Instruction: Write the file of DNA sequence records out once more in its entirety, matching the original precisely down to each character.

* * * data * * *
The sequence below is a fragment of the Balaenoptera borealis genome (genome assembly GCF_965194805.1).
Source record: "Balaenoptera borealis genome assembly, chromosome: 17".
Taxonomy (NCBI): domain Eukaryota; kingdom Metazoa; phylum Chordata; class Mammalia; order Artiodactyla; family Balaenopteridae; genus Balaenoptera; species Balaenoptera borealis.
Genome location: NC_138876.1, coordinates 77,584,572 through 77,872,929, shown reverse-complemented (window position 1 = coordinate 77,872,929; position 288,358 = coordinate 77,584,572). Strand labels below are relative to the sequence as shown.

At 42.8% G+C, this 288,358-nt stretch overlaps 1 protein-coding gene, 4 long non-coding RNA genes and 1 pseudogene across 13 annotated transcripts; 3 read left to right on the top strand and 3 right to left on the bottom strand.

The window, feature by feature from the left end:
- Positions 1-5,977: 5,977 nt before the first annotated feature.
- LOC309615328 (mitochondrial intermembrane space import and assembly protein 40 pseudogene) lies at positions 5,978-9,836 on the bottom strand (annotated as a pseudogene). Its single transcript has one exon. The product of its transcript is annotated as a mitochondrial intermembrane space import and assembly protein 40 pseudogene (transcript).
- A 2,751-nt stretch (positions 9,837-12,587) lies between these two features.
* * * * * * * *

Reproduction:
The sequence below is a fragment of the Balaenoptera borealis genome (genome assembly GCF_965194805.1).
Source record: "Balaenoptera borealis genome assembly, chromosome: 17".
Taxonomy (NCBI): domain Eukaryota; kingdom Metazoa; phylum Chordata; class Mammalia; order Artiodactyla; family Balaenopteridae; genus Balaenoptera; species Balaenoptera borealis.
Genome location: NC_138876.1, coordinates 77,584,572 through 77,872,929, shown reverse-complemented (window position 1 = coordinate 77,872,929; position 288,358 = coordinate 77,584,572). Strand labels below are relative to the sequence as shown.

At 42.8% G+C, this 288,358-nt stretch overlaps 1 protein-coding gene, 4 long non-coding RNA genes and 1 pseudogene across 13 annotated transcripts; 3 read left to right on the top strand and 3 right to left on the bottom strand.

The window, feature by feature from the left end:
- Positions 1-5,977: 5,977 nt before the first annotated feature.
- LOC309615328 (mitochondrial intermembrane space import and assembly protein 40 pseudogene) lies at positions 5,978-9,836 on the bottom strand (annotated as a pseudogene). Its single transcript has one exon. The product of its transcript is annotated as a mitochondrial intermembrane space import and assembly protein 40 pseudogene (transcript).
- A 2,751-nt stretch (positions 9,837-12,587) lies between these two features.